A year ago Scotland Under-21s defeated Brazil at the Toulon Tournament to make it through the group stages and although they lost to eventual champions England in the semi-finals, they redeemed themselves to win the third-place play-off against Czech Republic.
Twelve months on, coach Scot Gemmill heads to France with a younger, new-look squad. But, if some of the Scottish players are untried at this level, some of the opposition are simply unknown.
Drawn in a group with Togo, France and South Korea, Gemmill admits that the first fixture, this evening, has been a tricky one to prepare for, with no available footage of the Togo side to pore over.
“There is none and, believe me, I’ve tried,” said the Scotland coach, pictured. “Normally we would split the preparation into what we do and then really focus on the opposition, watching videos. But we haven’t got the opportunity to do that on this occasion so the focus has had to be on us.”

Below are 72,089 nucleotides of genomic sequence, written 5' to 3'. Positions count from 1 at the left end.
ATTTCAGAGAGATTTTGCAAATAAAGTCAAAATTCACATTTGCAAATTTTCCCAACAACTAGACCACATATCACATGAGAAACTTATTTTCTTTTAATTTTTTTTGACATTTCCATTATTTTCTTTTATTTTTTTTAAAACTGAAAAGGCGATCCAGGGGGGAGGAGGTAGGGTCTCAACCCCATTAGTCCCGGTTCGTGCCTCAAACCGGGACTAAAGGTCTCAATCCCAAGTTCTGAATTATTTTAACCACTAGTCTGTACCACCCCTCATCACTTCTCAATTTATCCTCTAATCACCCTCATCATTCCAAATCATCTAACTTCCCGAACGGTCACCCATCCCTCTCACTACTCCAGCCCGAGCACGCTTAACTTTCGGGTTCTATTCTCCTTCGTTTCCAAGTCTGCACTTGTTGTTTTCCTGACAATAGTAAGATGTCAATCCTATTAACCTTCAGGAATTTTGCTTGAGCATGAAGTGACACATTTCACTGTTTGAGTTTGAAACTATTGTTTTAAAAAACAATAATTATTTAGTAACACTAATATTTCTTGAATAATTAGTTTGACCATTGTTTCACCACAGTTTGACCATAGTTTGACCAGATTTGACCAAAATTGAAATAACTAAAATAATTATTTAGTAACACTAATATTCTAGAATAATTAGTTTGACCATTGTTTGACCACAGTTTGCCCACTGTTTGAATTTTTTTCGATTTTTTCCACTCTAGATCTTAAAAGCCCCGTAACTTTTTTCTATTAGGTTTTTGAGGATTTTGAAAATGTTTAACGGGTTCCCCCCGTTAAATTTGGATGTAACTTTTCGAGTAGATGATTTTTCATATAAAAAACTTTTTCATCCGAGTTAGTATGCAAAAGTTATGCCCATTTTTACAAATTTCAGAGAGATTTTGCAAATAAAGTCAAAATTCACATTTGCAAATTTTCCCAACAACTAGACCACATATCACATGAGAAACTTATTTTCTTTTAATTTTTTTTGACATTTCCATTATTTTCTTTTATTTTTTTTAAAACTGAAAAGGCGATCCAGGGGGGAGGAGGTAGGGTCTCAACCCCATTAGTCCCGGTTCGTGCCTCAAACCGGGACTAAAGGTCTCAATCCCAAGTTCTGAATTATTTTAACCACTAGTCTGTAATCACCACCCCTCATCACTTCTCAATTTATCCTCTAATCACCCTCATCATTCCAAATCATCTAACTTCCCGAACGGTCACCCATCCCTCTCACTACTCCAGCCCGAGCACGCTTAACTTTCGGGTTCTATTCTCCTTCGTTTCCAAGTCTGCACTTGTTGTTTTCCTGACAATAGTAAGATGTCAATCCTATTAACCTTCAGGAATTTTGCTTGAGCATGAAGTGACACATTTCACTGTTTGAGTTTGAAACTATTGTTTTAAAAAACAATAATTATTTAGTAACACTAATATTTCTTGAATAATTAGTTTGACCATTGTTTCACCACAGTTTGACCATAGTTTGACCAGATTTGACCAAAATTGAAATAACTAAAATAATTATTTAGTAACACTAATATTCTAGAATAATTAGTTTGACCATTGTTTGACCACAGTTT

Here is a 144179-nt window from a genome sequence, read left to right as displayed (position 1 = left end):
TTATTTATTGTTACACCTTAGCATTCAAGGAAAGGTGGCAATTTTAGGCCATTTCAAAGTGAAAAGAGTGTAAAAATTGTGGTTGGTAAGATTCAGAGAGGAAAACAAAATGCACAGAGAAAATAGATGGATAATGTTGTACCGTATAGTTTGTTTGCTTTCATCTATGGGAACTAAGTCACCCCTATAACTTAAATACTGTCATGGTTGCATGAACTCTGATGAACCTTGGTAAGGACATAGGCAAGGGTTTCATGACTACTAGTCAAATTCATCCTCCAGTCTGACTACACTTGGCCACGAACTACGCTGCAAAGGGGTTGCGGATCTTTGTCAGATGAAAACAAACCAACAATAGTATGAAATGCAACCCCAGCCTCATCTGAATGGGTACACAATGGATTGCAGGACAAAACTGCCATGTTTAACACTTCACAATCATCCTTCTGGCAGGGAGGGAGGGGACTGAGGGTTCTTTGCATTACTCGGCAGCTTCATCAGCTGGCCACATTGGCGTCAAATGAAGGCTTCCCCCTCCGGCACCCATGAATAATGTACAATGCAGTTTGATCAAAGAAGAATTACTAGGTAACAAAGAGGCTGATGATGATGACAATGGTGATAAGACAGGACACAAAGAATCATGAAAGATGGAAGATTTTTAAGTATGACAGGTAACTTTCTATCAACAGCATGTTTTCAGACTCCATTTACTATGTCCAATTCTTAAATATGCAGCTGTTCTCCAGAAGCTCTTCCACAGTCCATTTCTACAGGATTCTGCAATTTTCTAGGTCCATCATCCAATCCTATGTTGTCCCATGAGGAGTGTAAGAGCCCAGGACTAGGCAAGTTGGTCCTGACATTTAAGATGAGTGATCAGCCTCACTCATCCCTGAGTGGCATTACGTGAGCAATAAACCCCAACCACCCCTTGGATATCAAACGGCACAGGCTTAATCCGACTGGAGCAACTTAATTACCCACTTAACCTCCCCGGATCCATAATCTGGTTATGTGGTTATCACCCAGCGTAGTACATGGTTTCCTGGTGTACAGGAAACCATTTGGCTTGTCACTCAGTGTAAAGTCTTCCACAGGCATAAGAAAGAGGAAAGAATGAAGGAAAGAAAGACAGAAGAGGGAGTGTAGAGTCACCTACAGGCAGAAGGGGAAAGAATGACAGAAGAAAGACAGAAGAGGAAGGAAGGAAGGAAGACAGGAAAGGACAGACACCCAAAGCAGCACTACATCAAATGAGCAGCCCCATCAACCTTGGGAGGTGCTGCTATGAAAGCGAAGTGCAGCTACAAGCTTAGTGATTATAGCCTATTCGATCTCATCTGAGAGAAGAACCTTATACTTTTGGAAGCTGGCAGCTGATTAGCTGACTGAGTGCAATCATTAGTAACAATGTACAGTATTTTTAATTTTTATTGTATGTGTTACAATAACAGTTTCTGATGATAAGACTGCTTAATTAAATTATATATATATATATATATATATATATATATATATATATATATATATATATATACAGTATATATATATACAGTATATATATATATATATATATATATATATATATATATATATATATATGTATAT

Without the required detail on Togo, Gemmill says he is relying on the instincts of his young side and their ability to adapt quickly. But having played for Nottingham Forest under Brian Clough, who shied away from detailed analysis of the opposition and simply pinned the team lines on the wall, he is used to going in blind.
“[At Forest] you only knew which position you were playing by which shirt number you were wearing!” he recalls. “But I certainly don’t perceive this to be an easy game. I see Togo – and obviously I am only guessing – as a strong team, very physical, who will compete for everything, and if it is a hot day that won’t be a problem for them.
“So, there is no doubt in my mind that we have a really difficult game coming but that is why we are going, to challenge our players.
“We will still prepare properly and regardless what Togo do we have to trust our own system. Defensively our team will be organised and we will quickly assess how Togo are playing and what shape they are playing, what they are trying to do and how they are trying to hurt us and we hope our players will be big enough to react to that.
“That is the test. They have to prove that they are good enough and clever enough to play at the top level against the top players and still defend our goal as if our lives depend on it, which is how it should be every time they play.”